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Qishloq Ovozi

Women wearing protective face masks walk along a street in Ashgabat, the capital of Turkmenistan. (file photo)

Various media reports and independent sources indicate that Turkmenistan is being hit hard by the coronavirus pandemic. Yet Turkmen officials continue to say there have not been any incidents of COVID-19 in the country.

But the cases of two diplomats assigned to Turkmenistan suggest the virus is indeed there -- though in both cases their governments remain quiet. Such silence helps allow Turkmen authorities to continue spouting the official line that the country is somehow unaffected by the global pandemic.

Guzide Uchkun is the widow of Kemal Uchkun, a Turkish diplomat who died in a hospital in Turkmenistan on July 7.

She recently filed a lawsuit against Turkey’s ambassador to Turkmenistan, Togan Oral, and several other government officials for their failure to transport her husband from Turkmenistan to Turkey for proper medical treatment.

Starting in January 2018, Kemal Uchkun was stationed at the Turkish Embassy in Turkmenistan as an adviser on religious affairs.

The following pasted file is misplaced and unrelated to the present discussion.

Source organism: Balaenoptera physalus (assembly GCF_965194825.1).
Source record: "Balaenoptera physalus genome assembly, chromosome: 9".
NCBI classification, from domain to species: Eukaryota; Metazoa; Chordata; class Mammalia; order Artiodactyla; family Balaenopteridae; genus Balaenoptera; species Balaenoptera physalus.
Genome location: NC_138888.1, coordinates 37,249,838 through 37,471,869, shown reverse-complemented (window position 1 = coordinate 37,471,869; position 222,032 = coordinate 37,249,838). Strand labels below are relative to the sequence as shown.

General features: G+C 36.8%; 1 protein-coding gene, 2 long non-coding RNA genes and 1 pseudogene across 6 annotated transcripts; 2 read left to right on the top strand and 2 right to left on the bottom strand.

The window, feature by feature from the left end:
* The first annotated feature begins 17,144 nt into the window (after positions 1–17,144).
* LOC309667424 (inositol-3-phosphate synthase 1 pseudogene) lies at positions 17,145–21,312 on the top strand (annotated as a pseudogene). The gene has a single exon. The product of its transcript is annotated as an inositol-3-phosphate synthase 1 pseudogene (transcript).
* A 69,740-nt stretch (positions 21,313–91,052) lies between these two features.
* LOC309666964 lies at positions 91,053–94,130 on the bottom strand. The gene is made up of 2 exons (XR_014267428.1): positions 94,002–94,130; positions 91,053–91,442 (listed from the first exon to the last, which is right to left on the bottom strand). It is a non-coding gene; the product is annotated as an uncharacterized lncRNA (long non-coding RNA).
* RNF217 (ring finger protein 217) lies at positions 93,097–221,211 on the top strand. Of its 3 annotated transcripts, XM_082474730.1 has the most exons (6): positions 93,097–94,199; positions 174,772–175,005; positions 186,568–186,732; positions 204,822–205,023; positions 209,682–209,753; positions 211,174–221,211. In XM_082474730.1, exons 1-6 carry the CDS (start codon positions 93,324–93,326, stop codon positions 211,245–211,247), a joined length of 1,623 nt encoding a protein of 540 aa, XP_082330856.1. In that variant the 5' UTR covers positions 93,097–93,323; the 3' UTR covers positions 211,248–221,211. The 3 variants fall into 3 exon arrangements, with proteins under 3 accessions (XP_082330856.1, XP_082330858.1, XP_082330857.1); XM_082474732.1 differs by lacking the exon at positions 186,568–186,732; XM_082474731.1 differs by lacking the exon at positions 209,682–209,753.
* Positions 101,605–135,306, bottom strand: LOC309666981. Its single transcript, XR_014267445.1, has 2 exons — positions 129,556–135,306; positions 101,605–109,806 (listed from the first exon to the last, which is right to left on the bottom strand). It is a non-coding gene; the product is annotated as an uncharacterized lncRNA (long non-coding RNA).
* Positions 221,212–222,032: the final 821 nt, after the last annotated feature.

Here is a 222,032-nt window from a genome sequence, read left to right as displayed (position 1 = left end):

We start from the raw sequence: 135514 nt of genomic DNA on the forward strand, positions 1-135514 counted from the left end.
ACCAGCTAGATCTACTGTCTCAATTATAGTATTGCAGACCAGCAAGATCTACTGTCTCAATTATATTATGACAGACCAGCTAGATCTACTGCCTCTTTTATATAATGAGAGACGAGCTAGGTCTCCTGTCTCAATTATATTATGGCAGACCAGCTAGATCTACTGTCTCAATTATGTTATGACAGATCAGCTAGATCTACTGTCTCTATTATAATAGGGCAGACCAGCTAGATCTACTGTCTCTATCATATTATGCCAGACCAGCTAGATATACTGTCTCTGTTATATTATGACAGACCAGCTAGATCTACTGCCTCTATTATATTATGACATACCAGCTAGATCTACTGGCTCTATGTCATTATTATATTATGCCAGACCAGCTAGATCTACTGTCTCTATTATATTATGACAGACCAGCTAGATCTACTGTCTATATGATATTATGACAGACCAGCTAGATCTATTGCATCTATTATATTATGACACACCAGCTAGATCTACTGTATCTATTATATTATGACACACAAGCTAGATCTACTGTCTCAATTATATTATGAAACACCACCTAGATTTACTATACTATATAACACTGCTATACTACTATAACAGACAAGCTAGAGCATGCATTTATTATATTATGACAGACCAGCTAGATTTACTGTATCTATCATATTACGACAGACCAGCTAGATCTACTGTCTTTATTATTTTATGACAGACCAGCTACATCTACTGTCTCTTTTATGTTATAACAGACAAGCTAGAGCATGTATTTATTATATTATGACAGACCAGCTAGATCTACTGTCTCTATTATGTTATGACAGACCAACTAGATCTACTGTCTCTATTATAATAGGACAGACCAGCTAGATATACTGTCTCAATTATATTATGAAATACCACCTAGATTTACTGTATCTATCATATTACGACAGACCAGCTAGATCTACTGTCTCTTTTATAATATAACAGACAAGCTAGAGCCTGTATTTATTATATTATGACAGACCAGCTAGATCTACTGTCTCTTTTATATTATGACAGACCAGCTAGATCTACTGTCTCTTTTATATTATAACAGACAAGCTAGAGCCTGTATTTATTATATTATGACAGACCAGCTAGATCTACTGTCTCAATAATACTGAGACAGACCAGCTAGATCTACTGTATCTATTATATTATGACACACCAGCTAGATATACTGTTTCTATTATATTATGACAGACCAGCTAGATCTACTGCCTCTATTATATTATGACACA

On June 27, 2020, Uchkun was admitted to a hospital. His symptoms were breathing problems, heavy coughing, and a fever, signs associated with the coronavirus. Doctors treated him for pneumonia.

Guzide Uchkun says Turkmen doctors treated her husband with antibiotics, which don't work against viruses.

Turkish doctors said the X-rays they received of Uchkun from Turkmenistan indicated there was a better than 90 percent chance he had COVID-19.

Guzide’s lawyer, Ahmet Basci, told Azatlyk that the embalming of Uchkun’s body was done in Turkmenistan, so a subsequent autopsy in Turkey was unable to determine if the diplomat’s death was due to the coronavirus.

But Basci said Uchkun’s family showed the chest X-rays to other Turkish forensic experts after his death. Basci said those experts had no doubt that Uchkun had died of COVID-19 and that he probably would have survived if he had been brought back to Turkey.

“I pleaded [with Turkish authorities] to send a medical transport plane or any kind of plane to bring my husband back to Turkey,” Guzide told the Turkish newspaper Sozcu. “I filled out applications and provided all the necessary documents every day until his death.”

Turkmen President Gurbanguly Berdymukhammedov
Turkmen President Gurbanguly Berdymukhammedov

Turkmen officials did not give official permission for a Turkish plane to come to Ashgabat, which has not been accepting international flights since March, until after Uchkun died on July 7.